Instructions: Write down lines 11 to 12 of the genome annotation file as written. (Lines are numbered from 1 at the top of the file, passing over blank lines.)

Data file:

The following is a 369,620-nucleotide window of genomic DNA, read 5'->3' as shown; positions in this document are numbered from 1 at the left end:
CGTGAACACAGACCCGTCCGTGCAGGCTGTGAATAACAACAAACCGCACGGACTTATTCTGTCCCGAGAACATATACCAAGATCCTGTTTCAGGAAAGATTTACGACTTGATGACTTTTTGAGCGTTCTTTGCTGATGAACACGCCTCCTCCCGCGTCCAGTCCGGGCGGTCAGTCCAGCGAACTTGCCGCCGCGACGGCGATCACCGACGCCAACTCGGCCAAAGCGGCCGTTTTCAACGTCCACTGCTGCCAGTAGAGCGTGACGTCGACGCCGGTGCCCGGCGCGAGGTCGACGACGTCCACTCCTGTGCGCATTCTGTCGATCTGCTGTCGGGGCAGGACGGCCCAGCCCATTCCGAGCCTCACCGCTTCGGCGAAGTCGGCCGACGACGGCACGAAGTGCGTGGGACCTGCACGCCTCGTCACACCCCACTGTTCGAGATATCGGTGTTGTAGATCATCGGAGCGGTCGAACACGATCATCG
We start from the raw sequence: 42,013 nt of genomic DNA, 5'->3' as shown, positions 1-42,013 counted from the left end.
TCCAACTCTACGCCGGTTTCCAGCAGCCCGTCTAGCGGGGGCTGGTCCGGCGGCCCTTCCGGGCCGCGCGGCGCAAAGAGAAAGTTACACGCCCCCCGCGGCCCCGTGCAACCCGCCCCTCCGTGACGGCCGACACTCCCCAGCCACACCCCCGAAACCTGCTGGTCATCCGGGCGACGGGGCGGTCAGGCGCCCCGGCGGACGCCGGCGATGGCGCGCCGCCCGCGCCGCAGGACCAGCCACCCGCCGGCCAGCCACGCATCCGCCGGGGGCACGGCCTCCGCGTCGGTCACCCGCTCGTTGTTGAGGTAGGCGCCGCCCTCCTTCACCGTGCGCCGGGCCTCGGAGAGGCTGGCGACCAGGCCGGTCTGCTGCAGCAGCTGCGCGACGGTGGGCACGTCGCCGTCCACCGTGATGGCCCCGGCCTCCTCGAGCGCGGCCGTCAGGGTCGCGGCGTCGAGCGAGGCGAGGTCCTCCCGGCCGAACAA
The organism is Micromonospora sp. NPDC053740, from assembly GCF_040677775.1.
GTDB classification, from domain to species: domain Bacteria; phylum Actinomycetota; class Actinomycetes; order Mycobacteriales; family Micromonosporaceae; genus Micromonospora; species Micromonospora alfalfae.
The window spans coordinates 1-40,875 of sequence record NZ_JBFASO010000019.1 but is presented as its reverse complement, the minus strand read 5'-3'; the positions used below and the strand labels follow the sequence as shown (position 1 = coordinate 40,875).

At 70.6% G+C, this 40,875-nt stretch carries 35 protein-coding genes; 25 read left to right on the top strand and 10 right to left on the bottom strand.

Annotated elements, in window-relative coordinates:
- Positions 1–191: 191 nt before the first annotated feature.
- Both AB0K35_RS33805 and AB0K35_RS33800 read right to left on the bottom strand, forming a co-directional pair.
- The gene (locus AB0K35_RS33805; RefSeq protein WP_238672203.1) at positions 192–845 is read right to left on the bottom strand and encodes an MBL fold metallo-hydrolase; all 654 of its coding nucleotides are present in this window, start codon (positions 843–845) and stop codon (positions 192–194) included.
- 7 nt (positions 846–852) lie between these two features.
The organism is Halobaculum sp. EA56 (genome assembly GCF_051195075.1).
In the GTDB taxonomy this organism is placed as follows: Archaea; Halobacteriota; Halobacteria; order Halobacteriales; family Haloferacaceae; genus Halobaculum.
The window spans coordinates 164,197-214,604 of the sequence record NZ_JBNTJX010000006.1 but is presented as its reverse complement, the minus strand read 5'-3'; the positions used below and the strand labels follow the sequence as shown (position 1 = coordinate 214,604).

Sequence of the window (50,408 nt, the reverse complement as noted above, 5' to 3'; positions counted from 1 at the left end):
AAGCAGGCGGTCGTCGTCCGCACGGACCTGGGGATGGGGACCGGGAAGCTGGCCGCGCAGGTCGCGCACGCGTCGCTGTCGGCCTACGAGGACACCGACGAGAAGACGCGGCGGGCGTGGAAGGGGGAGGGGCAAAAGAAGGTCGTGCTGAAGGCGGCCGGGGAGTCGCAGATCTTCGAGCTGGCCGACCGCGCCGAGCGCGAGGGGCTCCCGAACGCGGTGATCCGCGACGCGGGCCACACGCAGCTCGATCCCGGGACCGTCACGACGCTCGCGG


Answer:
- Both AB0K35_RS33805 and AB0K35_RS33800 read right to left on the bottom strand, forming a co-directional pair.
- The gene (locus AB0K35_RS33805; RefSeq protein WP_238672203.1) at positions 192–845 is read right to left on the bottom strand and encodes an MBL fold metallo-hydrolase; all 654 of its coding nucleotides are present in this window, start codon (positions 843–845) and stop codon (positions 192–194) included.